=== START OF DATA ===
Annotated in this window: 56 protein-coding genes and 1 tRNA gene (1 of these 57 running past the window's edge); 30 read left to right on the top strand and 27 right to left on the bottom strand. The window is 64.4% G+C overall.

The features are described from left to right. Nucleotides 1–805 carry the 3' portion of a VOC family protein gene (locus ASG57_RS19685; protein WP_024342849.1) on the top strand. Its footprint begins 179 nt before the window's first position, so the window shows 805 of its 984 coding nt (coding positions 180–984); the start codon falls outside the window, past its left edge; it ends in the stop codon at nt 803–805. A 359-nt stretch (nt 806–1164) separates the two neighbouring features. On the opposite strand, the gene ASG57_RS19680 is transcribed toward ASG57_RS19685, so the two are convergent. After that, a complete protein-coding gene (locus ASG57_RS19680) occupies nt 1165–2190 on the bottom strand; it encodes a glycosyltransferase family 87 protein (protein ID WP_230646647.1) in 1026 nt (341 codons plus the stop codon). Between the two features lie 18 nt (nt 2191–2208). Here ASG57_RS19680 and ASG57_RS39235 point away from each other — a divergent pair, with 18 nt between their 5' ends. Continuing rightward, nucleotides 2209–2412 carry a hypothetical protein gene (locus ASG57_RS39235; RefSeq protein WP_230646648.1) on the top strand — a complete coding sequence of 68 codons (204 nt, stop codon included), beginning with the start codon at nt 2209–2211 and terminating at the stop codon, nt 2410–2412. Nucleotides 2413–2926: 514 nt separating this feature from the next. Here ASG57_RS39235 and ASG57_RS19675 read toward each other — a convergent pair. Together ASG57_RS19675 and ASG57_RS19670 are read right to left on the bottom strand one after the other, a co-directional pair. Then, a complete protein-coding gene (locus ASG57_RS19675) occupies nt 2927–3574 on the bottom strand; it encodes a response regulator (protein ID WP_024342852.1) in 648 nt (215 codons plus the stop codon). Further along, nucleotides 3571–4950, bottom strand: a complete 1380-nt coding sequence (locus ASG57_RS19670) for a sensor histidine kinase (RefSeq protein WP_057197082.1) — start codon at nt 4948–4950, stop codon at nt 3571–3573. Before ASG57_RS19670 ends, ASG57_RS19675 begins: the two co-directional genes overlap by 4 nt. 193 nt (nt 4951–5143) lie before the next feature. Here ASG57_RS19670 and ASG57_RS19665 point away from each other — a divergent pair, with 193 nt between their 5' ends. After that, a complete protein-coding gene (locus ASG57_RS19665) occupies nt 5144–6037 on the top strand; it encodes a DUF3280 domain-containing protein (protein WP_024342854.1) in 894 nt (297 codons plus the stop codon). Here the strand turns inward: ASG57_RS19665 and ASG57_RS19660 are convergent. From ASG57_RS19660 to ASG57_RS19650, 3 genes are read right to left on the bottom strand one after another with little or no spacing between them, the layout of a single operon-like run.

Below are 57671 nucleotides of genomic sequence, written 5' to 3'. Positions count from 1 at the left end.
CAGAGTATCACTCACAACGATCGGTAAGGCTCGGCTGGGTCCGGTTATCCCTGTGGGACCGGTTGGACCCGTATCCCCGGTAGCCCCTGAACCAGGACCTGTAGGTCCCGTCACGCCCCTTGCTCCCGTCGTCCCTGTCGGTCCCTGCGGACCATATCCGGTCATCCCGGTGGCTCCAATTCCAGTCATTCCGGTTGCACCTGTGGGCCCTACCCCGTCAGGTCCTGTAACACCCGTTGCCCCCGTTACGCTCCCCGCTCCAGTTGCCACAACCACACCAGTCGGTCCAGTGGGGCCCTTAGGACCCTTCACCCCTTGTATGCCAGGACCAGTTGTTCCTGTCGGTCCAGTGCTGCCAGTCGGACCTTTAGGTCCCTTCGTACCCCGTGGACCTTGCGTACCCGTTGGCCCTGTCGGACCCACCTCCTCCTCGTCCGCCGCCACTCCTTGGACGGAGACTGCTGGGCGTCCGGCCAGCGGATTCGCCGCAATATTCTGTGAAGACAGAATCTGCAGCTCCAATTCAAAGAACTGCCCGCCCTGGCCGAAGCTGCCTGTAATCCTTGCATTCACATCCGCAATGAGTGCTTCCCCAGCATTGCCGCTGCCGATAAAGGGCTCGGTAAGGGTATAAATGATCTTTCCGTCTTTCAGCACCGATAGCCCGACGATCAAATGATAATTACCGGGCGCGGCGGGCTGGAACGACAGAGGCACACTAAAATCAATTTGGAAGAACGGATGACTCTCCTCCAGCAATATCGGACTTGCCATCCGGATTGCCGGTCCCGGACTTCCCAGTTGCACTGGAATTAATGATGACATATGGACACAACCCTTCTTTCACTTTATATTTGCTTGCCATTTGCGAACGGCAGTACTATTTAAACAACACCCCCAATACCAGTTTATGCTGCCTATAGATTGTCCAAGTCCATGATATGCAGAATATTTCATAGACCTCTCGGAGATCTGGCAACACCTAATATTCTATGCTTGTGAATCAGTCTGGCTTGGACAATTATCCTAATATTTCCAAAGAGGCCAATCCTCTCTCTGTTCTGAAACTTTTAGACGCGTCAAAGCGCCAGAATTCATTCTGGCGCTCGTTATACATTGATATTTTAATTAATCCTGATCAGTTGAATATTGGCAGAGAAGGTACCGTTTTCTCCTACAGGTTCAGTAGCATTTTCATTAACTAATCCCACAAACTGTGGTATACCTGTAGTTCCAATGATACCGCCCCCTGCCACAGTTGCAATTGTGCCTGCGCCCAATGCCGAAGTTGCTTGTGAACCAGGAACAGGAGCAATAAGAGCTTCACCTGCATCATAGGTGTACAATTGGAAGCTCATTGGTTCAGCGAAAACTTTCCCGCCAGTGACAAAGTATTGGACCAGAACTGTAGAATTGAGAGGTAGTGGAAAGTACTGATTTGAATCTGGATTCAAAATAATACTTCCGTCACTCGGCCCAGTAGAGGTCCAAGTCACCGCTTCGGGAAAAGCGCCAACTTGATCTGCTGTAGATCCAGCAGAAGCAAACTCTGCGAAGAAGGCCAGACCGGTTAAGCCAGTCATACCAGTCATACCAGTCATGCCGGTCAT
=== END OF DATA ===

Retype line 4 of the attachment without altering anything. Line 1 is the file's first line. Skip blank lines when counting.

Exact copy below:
CAGAGTATCACTCACAACGATCGGTAAGGCTCGGCTGGGTCCGGTTATCCCTGTGGGACCGGTTGGACCCGTATCCCCGGTAGCCCCTGAACCAGGACCTGTAGGTCCCGTCACGCCCCTTGCTCCCGTCGTCCCTGTCGGTCCCTGCGGACCATATCCGGTCATCCCGGTGGCTCCAATTCCAGTCATTCCGGTTGCACCTGTGGGCCCTACCCCGTCAGGTCCTGTAACACCCGTTGCCCCCGTTACGCTCCCCGCTCCAGTTGCCACAACCACACCAGTCGGTCCAGTGGGGCCCTTAGGACCCTTCACCCCTTGTATGCCAGGACCAGTTGTTCCTGTCGGTCCAGTGCTGCCAGTCGGACCTTTAGGTCCCTTCGTACCCCGTGGACCTTGCGTACCCGTTGGCCCTGTCGGACCCACCTCCTCCTCGTCCGCCGCCACTCCTTGGACGGAGACTGCTGGGCGTCCGGCCAGCGGATTCGCCGCAATATTCTGTGAAGACAGAATCTGCAGCTCCAATTCAAAGAACTGCCCGCCCTGGCCGAAGCTGCCTGTAATCCTTGCATTCACATCCGCAATGAGTGCTTCCCCAGCATTGCCGCTGCCGATAAAGGGCTCGGTAAGGGTATAAATGATCTTTCCGTCTTTCAGCACCGATAGCCCGACGATCAAATGATAATTACCGGGCGCGGCGGGCTGGAACGACAGAGGCACACTAAAATCAATTTGGAAGAACGGATGACTCTCCTCCAGCAATATCGGACTTGCCATCCGGATTGCCGGTCCCGGACTTCCCAGTTGCACTGGAATTAATGATGACATATGGACACAACCCTTCTTTCACTTTATATTTGCTTGCCATTTGCGAACGGCAGTACTATTTAAACAACACCCCCAATACCAGTTTATGCTGCCTATAGATTGTCCAAGTCCATGATATGCAGAATATTTCATAGACCTCTCGGAGATCTGGCAACACCTAATATTCTATGCTTGTGAATCAGTCTGGCTTGGACAATTATCCTAATATTTCCAAAGAGGCCAATCCTCTCTCTGTTCTGAAACTTTTAGACGCGTCAAAGCGCCAGAATTCATTCTGGCGCTCGTTATACATTGATATTTTAATTAATCCTGATCAGTTGAATATTGGCAGAGAAGGTACCGTTTTCTCCTACAGGTTCAGTAGCATTTTCATTAACTAATCCCACAAACTGTGGTATACCTGTAGTTCCAATGATACCGCCCCCTGCCACAGTTGCAATTGTGCCTGCGCCCAATGCCGAAGTTGCTTGTGAACCAGGAACAGGAGCAATAAGAGCTTCACCTGCATCATAGGTGTACAATTGGAAGCTCATTGGTTCAGCGAAAACTTTCCCGCCAGTGACAAAGTATTGGACCAGAACTGTAGAATTGAGAGGTAGTGGAAAGTACTGATTTGAATCTGGATTCAAAATAATACTTCCGTCACTCGGCCCAGTAGAGGTCCAAGTCACCGCTTCGGGAAAAGCGCCAACTTGATCTGCTGTAGATCCAGCAGAAGCAAACTCTGCGAAGAAGGCCAGACCGGTTAAGCCAGTCATACCAGTCATACCAGTCATGCCGGTCAT